He said I’d get a progress update by email in a few days.
At the same time, I checked a couple of things: were there any records on file of my previous calls? There weren’t. Nothing. My records are clean as a whistle. It’s as if I haven’t spent several hours on this already.
Secondly, I asked him to check something else that had been troubling me.
A while ago I upgraded to a 4G plan and despite what I thought was pretty modest usage (I don’t stream video or download huge files), I started getting texts early in November from Vodafone saying “you’ve used up your data allowance. We’re now charging you £6.50 for every additional 250MB of data”.
I was a bit concerned, so when I was in the store asking for an unlock code for my daughter (that’s around 356BC if you’ve read this far) I asked the store manager at Vodafone if he would check my usage and adjust my plan.
He said: “No problem, I’ll do that now.”
I watched him do it from behind his screen. He clicked and typed on his monitor and added another 2GB to my data plan.
Then he said: “OK, that’s all sorted for you.”
Trouble is, the texts kept coming. I just assumed that this was a glitch and have been ignoring them.
But today, I thought I’d just check.
Helpful guy in South Africa went away and had a look. No such change had been made and I have been charged an extra £26 already this month for excess usage. Anyway, I got a bit angry and he said he’d fix that immediately and refund the amount charged for excess data this month.
To be continued. In the meantime, here’s some on hold music:
UPDATE: Monday December 1st 2014
All fair quiet today (ie, no further forward – I’ll give them till Wednesday), except to say that Vodafone’s social media manager, Franz Kafka, appears to be at the helm.
He / she has been busy mopping up all the tweets and retweets from over the weekend and reassuring everyone that they’re helping me out. Except they really aren’t.
Their approach on social media is start from scratch, ignore any previous and send me a link to a form that I need to fill in so that they can call me (I tried tweeting them my Vodafone mobile number to try and bypass the bureaucracy, but that’s no good apparently).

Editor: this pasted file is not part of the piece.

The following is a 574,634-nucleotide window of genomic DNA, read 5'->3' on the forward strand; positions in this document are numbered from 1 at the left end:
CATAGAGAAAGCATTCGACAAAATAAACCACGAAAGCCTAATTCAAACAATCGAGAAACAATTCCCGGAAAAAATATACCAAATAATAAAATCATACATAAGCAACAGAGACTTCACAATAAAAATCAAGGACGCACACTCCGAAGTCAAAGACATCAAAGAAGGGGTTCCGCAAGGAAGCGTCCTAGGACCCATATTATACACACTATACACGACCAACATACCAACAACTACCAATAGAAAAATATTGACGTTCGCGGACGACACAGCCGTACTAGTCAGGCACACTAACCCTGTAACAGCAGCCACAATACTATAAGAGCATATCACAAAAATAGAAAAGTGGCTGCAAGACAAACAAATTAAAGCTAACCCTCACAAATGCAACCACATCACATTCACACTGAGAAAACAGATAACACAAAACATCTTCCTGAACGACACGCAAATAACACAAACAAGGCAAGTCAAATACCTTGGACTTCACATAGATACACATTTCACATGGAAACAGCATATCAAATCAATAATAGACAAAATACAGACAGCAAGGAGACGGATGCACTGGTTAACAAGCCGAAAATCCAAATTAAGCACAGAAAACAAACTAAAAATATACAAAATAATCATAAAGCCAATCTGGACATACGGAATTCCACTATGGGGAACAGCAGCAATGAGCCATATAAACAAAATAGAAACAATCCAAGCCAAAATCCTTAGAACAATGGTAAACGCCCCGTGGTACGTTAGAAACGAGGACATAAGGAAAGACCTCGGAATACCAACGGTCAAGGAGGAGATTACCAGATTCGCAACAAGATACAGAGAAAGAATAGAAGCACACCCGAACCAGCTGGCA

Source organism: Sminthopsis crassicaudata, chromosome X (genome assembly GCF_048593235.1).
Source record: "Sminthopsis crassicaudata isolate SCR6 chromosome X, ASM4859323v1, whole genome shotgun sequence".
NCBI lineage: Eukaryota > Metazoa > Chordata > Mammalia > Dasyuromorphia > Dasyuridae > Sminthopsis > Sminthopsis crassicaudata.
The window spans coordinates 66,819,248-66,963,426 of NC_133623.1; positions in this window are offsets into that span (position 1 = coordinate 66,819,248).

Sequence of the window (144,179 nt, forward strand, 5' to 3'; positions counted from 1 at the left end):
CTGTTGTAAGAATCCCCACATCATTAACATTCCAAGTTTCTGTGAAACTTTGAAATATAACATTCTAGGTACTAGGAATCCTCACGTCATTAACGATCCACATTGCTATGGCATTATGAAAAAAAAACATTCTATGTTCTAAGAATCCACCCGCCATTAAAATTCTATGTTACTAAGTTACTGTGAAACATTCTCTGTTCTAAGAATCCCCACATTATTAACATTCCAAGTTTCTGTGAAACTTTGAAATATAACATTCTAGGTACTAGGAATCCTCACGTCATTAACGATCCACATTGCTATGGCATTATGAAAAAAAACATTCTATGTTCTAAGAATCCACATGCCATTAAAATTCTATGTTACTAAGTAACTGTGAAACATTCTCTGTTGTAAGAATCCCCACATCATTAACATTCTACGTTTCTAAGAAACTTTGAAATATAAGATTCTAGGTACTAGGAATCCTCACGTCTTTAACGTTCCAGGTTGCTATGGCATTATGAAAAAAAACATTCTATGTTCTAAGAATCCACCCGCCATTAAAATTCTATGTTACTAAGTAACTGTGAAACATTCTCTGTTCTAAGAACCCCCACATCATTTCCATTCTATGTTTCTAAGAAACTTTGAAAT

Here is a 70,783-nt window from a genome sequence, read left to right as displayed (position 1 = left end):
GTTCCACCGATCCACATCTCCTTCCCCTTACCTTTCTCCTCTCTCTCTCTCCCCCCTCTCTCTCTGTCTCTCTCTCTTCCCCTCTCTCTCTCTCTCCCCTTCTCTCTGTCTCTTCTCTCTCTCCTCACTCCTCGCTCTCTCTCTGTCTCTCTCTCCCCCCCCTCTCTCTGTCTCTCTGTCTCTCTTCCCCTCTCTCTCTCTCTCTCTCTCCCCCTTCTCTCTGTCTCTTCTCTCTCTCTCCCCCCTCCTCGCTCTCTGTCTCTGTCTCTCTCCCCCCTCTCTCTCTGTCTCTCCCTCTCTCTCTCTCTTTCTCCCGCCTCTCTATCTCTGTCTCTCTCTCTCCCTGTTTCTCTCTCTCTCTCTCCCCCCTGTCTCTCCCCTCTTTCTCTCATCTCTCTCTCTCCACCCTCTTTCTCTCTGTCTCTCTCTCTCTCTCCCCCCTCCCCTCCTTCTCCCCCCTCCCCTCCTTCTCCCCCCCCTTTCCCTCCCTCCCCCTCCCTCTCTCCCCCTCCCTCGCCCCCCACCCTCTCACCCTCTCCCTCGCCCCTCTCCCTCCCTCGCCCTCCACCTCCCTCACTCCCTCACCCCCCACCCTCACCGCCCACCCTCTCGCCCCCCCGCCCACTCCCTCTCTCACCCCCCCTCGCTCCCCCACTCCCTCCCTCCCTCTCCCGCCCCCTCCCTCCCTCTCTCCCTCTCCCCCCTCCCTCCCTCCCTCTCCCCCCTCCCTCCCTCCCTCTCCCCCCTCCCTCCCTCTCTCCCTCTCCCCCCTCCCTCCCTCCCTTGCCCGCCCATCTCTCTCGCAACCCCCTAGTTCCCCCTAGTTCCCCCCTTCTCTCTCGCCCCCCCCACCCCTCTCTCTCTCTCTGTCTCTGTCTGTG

The form, by the way, is full of those ‘tip of the tongue’ security questions – precise amount of last bill, Bill Clinton’s mother’s maiden name, sort code, password, pin, etc (I made one of those up) – which means that I couldn’t do this until I got home, leafed through various files, logged on to the page, filled in the form and then got an email back 48 hours later saying my answers were wrong.
No wait, that’s the other form for the other thing.
Or is it?
Anyway, I think I’ll pass on the social media support option because on the face of it they don’t seem to know anything about what’s going on and I really could do without having to go through the whole thing another time.
UPDATE: Tuesday December 2nd 2014
UPDATE: Wednesday December 3rd 2014
UPDATE: Thursday December 4th 2014
Like many disenchanted customers I have an evolving conspiracy theory that splits into three:
I think there might be someone at Vodafone that works out how bad or threadbare the service can get before people start to leave in volumes that matter.
I think they also spend time working out whether it makes commercial sense to offer good service. If it doesn’t earn them money, they don’t do it.
I also have a feeling that they make it as difficult as possible for a customer to move without the customer noticing that they’re conspiring to do that.